Saturday, January 26, 2008


Leepike Ridge

by N.D. Wilson.

This book reminds me in some ways of Holes even though the stories are not that alike on the surface, I think for the way things of past and future blend in improbable but really interesting ways, and for the fact that in each, a pair take on a seemingly futile journey fueled by hope alone.

In this book, Tom runs off one night, angry about his mother's possible answer to a marriage proposal, and finds himself swept down a crevice in a river, landing in an underground lake in a cavern. He finds a few useful things on someone who had come before him and died, and is soon joined by a dog, who keeps him company. When a storm causes the water to start rising, he reaches a new crevice, and is swept into a further cavern, where he is fished out by a man who had been stuck in his cave for some three years.

Not willing to give up and settle in, Tom lights the man's own small flicker of hope, and the two set out on a mission to get out or die trying, but not before some startling revelations on the part of this long-lost man, Reg.

Meanwhile, on the surface, Tom's mother is in danger, as treasure-hunters use this opportunity to move onto her land, and they want her out of their way. Her only real ally is a strange old man that her late husband had always liked, who helps save the day in the end. I don't want to give away the ending, here, but it all wraps up in ways that are lovely and interesting and hopeful, which is always a plus, if you ask me.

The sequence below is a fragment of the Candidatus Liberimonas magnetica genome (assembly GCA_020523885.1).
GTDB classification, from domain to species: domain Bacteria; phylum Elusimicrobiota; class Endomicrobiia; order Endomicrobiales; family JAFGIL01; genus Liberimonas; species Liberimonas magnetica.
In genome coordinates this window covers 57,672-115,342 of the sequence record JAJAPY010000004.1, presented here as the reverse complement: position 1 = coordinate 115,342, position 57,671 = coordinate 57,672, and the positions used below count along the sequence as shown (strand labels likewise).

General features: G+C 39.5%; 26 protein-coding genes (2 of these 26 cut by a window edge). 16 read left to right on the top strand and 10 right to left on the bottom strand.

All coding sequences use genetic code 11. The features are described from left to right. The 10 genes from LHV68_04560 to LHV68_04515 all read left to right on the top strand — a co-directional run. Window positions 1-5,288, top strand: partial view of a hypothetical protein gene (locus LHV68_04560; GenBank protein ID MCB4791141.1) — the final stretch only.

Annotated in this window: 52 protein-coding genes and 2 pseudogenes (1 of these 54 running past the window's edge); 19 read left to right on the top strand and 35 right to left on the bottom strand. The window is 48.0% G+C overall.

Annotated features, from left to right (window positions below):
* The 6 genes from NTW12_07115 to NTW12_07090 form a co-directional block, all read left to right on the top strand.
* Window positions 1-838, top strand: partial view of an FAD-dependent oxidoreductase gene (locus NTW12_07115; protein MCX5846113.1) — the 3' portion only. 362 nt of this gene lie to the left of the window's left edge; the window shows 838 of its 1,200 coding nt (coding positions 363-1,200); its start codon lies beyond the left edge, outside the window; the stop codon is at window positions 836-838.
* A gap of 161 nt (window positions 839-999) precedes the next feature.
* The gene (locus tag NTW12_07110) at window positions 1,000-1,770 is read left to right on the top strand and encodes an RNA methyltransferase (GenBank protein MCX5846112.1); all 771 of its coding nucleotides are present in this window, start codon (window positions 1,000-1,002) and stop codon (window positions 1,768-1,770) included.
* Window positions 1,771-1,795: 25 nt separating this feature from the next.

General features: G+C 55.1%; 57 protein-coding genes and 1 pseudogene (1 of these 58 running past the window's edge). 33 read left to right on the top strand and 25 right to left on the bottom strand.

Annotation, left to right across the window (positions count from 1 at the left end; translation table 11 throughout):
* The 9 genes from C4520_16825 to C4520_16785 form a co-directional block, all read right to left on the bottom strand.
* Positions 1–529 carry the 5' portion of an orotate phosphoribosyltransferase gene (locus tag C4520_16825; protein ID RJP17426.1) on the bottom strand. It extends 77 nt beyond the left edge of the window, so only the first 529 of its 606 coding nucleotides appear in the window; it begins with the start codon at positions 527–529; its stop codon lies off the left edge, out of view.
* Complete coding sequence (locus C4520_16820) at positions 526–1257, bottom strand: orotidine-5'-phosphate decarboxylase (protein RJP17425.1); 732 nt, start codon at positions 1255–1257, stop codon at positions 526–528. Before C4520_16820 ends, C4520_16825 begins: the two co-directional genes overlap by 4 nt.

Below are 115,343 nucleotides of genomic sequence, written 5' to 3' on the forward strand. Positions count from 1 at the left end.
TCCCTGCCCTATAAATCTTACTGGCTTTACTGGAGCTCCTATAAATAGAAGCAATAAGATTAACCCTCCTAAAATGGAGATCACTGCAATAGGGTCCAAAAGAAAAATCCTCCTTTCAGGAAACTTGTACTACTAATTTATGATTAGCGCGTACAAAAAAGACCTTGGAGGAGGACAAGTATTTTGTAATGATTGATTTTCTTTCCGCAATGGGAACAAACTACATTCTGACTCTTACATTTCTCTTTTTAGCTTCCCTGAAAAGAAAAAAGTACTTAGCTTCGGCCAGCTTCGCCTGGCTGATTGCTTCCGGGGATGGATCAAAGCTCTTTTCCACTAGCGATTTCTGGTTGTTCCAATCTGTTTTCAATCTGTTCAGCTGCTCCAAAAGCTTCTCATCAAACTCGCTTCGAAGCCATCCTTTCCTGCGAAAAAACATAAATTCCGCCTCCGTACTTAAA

This book has lovely language, without becoming overly complex, has a nice way with coincidence and taking chances, and carries a message about perserverance that I quite like, especially in that it is not heavy-handed at all. The only part that I think might give kids some pause is when Tom is trapped with the dead man deep underground. He raids his backpack, pries a helmet with a lamp off his head, pries on boot off to try to send a message, pops a ring off his finger so he can give it to police for identification when he gets out, and ultimately pushes him out into the lake, a message carved into the toe of his other boot. This is not just a little icky and creepy, so the squeamish might not enjoy that, but I would guess that by middle grades, most kids can handle it, given what else they may have read or watched.

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